Don’t believe me?  Well, before I share some of the research behind the brain altering power of the Olympics, try my little “memory” test.  Read and list how many things can you vividly remember about any of those past 10 Olympic moments.  In addition to the actual events, see if you can also remember where you were and who you were with when you watched those legendary moments unfold.


The Olympic Memory Test


Michael Phelps wins 8 gold medals in 2008.
Usain Bolt winning the 100 and 200 in 2008, 2012 or 2016.
Kerri Strug’s heroic vault in the 1996 Atlanta Olympics.
Derek Redmond finishing the 400 meter with the help of his father in 1992.
Michael Johnson winning the 200 and 400 in world records in 1996.
Muhammad Ali lighting the torch at the opening ceremonies in 1996.
Shawn White lands the first Double McTwist in 2010.
The Jamaican bobsled team makes their debut in Calgary in 1988.
Dan Jansen finally takes speed skating gold in 1994.  
The “Miracle on Ice” between Russia and the US hockey teams in 1980.


If you witnessed any of those events, I’m sure you remember minute details about them.  Did you remember Michael Johnson’s interesting running style or Usain Bolt’s victory pose?  How about where Kerri Strug was injured or what happened to the Jamaican bobsled team on their run down the ice?  Do you remember the faces on Derek Redmond or Dan Jansen during their big moments?  

The chances are good that you had detailed recall about some of those events.  That demonstrates your brain’s amazing ability to remember small details from decades ago. How are you able to recall these Olympic events in such great detail while so many other things from your past go forgotten?

Your inability to forget some of the things you will witness won’t be because of a fancy advertising slogan or marketing ploy.  You won’t forget because the Olympics use two of the greatest tools to help you remember.  


Tool #1 GAMES

You may call it the “Olympics,” but surely you’ve also heard this spectacle called the Olympic GAMES.  Actually, you may just refer to them as “The GAMES.”

If you’ve ever played sports, you know GAMES can help you tap into your brain’s ability to form powerful memories.  Research has shown that GAMES get you to use your brain differently.  When those GAMES have a strong emotional component, the potential to lay down memories is even stronger.  Strong emotions are a signal to your brain that whatever you are experiencing is important.  As a result of this selectivity, your brain pays much more attention and stores the information that is charged with emotion into deeper parts of your brain.  And memories aren’t just better formed from the emotions involved with playing GAMES, they can also be created by watching them too!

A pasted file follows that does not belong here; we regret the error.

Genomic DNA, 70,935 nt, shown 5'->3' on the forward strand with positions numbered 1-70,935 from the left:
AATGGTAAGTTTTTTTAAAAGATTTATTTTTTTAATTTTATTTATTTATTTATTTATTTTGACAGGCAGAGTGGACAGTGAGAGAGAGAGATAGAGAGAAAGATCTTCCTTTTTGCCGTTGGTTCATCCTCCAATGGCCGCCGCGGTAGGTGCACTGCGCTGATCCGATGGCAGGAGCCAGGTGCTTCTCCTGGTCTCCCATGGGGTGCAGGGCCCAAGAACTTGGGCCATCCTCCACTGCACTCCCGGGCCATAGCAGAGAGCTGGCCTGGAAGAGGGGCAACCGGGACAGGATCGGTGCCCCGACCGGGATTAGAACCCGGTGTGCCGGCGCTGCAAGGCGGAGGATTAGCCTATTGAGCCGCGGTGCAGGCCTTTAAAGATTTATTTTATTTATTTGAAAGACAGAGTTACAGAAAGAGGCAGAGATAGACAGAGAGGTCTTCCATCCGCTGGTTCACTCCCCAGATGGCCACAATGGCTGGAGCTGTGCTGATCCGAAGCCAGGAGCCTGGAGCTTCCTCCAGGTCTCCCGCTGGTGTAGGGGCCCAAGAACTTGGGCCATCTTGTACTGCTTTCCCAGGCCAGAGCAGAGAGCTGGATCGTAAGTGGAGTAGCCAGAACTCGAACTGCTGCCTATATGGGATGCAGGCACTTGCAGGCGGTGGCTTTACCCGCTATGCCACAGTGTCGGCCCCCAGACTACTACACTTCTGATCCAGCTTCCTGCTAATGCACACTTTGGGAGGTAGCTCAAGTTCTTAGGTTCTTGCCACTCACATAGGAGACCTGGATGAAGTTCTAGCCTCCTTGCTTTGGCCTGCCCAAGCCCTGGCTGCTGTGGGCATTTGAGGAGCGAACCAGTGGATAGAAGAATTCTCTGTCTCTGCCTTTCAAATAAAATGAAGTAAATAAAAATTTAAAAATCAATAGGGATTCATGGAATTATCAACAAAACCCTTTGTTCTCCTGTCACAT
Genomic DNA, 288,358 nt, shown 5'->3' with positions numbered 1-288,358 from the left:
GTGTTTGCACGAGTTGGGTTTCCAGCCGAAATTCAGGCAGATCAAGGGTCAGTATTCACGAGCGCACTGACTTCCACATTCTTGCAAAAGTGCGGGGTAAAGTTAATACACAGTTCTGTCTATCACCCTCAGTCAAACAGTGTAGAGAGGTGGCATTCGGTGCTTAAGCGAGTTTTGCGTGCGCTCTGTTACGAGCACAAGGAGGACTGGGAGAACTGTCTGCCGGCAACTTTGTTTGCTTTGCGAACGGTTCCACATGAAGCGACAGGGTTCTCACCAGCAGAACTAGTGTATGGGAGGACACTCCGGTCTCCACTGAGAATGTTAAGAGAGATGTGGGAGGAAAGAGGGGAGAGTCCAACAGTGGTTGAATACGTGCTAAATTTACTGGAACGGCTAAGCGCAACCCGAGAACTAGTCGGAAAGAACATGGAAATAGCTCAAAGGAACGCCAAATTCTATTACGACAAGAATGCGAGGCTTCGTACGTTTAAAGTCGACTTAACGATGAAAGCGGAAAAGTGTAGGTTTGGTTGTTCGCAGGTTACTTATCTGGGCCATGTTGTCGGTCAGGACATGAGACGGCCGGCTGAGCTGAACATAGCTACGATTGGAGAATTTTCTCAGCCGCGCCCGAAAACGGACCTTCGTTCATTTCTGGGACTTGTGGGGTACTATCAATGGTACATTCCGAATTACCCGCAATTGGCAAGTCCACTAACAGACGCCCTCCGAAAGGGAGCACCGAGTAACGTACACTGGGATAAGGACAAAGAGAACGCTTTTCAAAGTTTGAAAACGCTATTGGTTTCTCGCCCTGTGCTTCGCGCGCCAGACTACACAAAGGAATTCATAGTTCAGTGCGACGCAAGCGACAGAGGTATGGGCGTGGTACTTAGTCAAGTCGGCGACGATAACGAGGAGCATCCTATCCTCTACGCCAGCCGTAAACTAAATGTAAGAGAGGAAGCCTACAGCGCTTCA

After you watch the Tokyo GAMES, you will remember some of the emotionally charged moments.  You will remember what you saw and where you were when you saw it.  Somehow you will access your brain’s ability to remember details and years from now you will be able to quickly recall the “legend” of what you witnessed.

And that legend has a lot to do with the second ingredient.



In addition to hopefully watching some record-breaking performances, you will also learn the origin STORIES of the athletes who are competing and watch the creation of new STORIES as the GAMES unfold.

Just like GAMES, our brains are specially wired to learn from STORIES too. Neuroscience is studying STORIES and has found STORIES can affect your physical and mental makeup. STORIES have been found to connect both sides of the brain and can trigger the release of specific neurotransmitters that can create changes in the brain. Organizational psychologists have found that learning that occurs from a well-told STORY is remembered more accurately, and for far longer, than learning derived from facts and figures. There is also research that suggest facts are 20 times more likely to be remembered when they are introduced as part of a STORY.

Simply put, GAMES and STORIES make you use your brain differently.  Both can ignite the brain’s ability to remember.  And when you combine them, your brain’s retention becomes more powerful.


Why you won’t forget what’s in High Ten

If there is one thing I hope you remember this week, it’s to order my new book High Ten.  Although it was supposed to come out in 2022, the publishers “fast tracked” the book to have it coincide with the Olympics.

When I started writing High Ten, I began with the mindset that I not only wanted the book to be entertaining, but I also wanted you to be able to remember the information.  Because statistics show that 87% of what people read can be forgotten, I knew I had to develop a style of writing that would help you better absorb the information.  Since I knew your brain has a great ability to remember STORIES, I spent months creating the different storylines in High Ten.  I painstakingly placed the extra 30 STORIES within the story at the exact emotional moments I wanted you to remember the most! 

Unlike the prequel Coach to Coach, High Ten isn’t just an emotionally-charged sports story, it’s a business story too.  And that’s where I ran into trouble. I realized creating an entire fictitious business was not only going to be a ton of work, but I was afraid it wasn’t going to be memorable.  I kept running into writer’s block and then I had a breakthrough!  Why make up a company?  Instead of writing about something that wasn’t real, I decided to write STORIES about an actual business – a business that educated through GAMES!


Enter 1Huddle